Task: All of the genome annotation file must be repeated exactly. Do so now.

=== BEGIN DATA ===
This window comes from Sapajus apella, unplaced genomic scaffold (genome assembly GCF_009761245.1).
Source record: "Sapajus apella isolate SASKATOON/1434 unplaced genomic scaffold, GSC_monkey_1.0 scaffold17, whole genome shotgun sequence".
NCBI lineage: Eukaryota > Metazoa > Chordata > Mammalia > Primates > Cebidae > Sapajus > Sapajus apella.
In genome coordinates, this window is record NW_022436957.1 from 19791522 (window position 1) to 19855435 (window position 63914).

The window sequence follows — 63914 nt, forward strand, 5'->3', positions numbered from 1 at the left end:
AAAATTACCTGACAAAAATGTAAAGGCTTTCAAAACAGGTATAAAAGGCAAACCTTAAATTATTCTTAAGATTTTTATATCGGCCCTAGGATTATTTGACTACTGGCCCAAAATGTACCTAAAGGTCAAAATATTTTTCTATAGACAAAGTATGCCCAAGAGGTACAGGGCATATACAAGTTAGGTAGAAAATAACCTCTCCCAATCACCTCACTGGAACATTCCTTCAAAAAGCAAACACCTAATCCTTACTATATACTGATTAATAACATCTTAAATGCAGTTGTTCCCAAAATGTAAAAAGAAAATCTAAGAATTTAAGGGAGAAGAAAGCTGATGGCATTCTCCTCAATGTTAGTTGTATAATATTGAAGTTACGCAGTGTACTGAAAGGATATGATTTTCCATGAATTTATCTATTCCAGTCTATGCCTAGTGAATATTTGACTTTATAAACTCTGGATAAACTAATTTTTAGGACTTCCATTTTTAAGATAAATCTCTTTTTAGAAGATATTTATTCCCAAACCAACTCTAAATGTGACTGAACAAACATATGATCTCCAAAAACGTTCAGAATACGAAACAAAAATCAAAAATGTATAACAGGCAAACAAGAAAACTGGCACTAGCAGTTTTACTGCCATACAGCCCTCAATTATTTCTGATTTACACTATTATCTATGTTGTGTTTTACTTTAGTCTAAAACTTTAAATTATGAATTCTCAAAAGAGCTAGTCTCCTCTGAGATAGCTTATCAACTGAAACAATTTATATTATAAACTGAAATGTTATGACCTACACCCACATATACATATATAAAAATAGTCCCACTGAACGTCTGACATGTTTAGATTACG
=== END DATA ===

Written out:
This window comes from Sapajus apella, unplaced genomic scaffold (genome assembly GCF_009761245.1).
Source record: "Sapajus apella isolate SASKATOON/1434 unplaced genomic scaffold, GSC_monkey_1.0 scaffold17, whole genome shotgun sequence".
NCBI lineage: Eukaryota > Metazoa > Chordata > Mammalia > Primates > Cebidae > Sapajus > Sapajus apella.
In genome coordinates, this window is record NW_022436957.1 from 19791522 (window position 1) to 19855435 (window position 63914).

The window sequence follows — 63914 nt, forward strand, 5'->3', positions numbered from 1 at the left end:
AAAATTACCTGACAAAAATGTAAAGGCTTTCAAAACAGGTATAAAAGGCAAACCTTAAATTATTCTTAAGATTTTTATATCGGCCCTAGGATTATTTGACTACTGGCCCAAAATGTACCTAAAGGTCAAAATATTTTTCTATAGACAAAGTATGCCCAAGAGGTACAGGGCATATACAAGTTAGGTAGAAAATAACCTCTCCCAATCACCTCACTGGAACATTCCTTCAAAAAGCAAACACCTAATCCTTACTATATACTGATTAATAACATCTTAAATGCAGTTGTTCCCAAAATGTAAAAAGAAAATCTAAGAATTTAAGGGAGAAGAAAGCTGATGGCATTCTCCTCAATGTTAGTTGTATAATATTGAAGTTACGCAGTGTACTGAAAGGATATGATTTTCCATGAATTTATCTATTCCAGTCTATGCCTAGTGAATATTTGACTTTATAAACTCTGGATAAACTAATTTTTAGGACTTCCATTTTTAAGATAAATCTCTTTTTAGAAGATATTTATTCCCAAACCAACTCTAAATGTGACTGAACAAACATATGATCTCCAAAAACGTTCAGAATACGAAACAAAAATCAAAAATGTATAACAGGCAAACAAGAAAACTGGCACTAGCAGTTTTACTGCCATACAGCCCTCAATTATTTCTGATTTACACTATTATCTATGTTGTGTTTTACTTTAGTCTAAAACTTTAAATTATGAATTCTCAAAAGAGCTAGTCTCCTCTGAGATAGCTTATCAACTGAAACAATTTATATTATAAACTGAAATGTTATGACCTACACCCACATATACATATATAAAAATAGTCCCACTGAACGTCTGACATGTTTAGATTACG